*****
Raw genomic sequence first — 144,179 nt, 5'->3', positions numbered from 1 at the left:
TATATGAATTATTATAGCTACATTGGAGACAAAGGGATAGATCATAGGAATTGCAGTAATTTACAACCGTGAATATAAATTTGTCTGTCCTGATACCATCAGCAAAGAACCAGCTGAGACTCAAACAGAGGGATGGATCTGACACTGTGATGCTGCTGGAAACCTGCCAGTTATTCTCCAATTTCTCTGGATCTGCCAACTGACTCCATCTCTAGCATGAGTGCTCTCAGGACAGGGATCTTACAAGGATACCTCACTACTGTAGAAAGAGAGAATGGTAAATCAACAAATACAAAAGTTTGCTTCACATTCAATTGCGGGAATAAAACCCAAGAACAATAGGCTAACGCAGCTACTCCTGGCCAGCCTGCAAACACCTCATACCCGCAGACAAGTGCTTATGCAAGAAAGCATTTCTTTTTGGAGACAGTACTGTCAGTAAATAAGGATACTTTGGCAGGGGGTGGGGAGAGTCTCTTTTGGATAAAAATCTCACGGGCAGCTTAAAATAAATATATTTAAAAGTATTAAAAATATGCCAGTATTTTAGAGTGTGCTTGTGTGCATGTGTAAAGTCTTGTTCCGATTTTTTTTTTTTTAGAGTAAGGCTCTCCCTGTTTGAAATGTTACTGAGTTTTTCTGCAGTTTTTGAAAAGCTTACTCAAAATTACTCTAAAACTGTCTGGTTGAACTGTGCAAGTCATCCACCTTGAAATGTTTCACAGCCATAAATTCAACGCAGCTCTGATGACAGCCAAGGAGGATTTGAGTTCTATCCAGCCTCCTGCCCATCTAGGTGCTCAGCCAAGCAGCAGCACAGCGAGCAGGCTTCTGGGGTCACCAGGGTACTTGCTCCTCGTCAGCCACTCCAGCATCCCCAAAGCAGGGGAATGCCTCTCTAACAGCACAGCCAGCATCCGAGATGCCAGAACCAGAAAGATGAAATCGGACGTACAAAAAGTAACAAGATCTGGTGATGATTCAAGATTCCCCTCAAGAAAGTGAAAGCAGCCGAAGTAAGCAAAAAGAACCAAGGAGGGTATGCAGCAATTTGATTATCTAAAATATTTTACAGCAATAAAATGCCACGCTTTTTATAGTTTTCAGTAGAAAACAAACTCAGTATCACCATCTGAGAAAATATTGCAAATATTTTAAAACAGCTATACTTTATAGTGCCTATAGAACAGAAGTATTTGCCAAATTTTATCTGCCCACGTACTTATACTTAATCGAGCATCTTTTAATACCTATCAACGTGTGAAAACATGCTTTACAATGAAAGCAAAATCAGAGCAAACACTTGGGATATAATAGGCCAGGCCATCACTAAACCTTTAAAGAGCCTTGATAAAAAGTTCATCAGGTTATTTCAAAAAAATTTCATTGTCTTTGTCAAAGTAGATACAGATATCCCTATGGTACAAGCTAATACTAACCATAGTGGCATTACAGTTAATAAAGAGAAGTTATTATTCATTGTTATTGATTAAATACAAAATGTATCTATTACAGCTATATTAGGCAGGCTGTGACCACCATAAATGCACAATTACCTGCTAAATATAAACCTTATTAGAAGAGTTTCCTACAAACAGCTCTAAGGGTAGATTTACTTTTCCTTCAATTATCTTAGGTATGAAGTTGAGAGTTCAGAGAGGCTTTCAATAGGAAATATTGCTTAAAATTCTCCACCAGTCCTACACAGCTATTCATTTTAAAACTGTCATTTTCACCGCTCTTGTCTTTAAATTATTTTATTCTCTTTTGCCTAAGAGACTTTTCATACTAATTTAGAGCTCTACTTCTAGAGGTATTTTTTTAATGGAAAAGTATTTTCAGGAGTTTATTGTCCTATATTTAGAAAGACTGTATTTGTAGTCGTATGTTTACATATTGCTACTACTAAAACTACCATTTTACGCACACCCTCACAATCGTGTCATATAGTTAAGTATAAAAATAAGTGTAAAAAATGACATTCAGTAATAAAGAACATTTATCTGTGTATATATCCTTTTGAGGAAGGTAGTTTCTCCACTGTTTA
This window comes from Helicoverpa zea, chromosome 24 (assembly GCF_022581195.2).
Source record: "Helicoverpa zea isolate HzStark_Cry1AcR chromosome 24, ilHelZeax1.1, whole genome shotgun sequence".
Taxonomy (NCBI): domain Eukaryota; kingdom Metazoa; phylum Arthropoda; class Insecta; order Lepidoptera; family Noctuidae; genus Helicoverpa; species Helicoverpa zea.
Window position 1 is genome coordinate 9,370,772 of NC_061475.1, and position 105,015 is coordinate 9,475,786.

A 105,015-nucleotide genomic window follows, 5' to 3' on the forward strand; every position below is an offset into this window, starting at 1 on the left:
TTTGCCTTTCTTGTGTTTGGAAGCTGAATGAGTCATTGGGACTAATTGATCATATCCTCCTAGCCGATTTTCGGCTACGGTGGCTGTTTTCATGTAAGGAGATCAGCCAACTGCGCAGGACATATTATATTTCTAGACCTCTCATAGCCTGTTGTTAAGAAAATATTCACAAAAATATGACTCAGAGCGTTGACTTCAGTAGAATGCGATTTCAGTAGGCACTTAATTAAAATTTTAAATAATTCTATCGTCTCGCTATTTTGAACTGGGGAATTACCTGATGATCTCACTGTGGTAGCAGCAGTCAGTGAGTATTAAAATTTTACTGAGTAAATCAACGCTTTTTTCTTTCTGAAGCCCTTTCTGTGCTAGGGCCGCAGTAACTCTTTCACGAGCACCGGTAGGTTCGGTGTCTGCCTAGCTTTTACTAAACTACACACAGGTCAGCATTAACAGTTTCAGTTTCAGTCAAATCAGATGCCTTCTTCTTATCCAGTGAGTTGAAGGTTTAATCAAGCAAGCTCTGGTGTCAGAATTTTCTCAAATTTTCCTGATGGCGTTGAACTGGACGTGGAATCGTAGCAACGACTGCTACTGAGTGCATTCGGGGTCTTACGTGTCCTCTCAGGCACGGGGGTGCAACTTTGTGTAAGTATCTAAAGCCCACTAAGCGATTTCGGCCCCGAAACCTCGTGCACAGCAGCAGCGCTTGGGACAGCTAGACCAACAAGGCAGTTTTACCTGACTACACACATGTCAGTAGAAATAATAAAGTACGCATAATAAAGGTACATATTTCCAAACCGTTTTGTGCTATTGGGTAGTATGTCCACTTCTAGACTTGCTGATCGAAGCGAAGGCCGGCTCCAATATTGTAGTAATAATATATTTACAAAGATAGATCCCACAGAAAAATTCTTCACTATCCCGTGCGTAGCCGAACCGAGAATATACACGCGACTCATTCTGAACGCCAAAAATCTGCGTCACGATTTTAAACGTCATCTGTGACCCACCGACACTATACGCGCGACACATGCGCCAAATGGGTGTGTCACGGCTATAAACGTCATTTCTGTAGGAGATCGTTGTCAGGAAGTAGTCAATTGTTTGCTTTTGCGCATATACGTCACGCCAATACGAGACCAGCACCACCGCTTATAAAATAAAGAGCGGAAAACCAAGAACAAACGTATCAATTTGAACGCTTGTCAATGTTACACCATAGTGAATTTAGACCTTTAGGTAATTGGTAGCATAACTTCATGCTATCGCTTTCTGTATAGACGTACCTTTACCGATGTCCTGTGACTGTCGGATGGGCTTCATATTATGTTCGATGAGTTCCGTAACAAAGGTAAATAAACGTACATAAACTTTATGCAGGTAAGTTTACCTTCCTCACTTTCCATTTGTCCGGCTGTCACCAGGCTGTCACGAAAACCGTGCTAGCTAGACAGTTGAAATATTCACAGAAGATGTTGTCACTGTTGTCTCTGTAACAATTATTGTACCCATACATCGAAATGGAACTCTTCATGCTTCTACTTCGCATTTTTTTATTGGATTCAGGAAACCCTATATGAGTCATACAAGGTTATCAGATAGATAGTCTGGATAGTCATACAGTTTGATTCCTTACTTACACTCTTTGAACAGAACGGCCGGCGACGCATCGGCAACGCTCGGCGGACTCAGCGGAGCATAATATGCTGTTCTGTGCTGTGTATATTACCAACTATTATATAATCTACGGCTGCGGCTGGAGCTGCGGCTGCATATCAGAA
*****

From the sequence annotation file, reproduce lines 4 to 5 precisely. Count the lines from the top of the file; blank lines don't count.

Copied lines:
Source record: "Helicoverpa zea isolate HzStark_Cry1AcR chromosome 24, ilHelZeax1.1, whole genome shotgun sequence".
Taxonomy (NCBI): domain Eukaryota; kingdom Metazoa; phylum Arthropoda; class Insecta; order Lepidoptera; family Noctuidae; genus Helicoverpa; species Helicoverpa zea.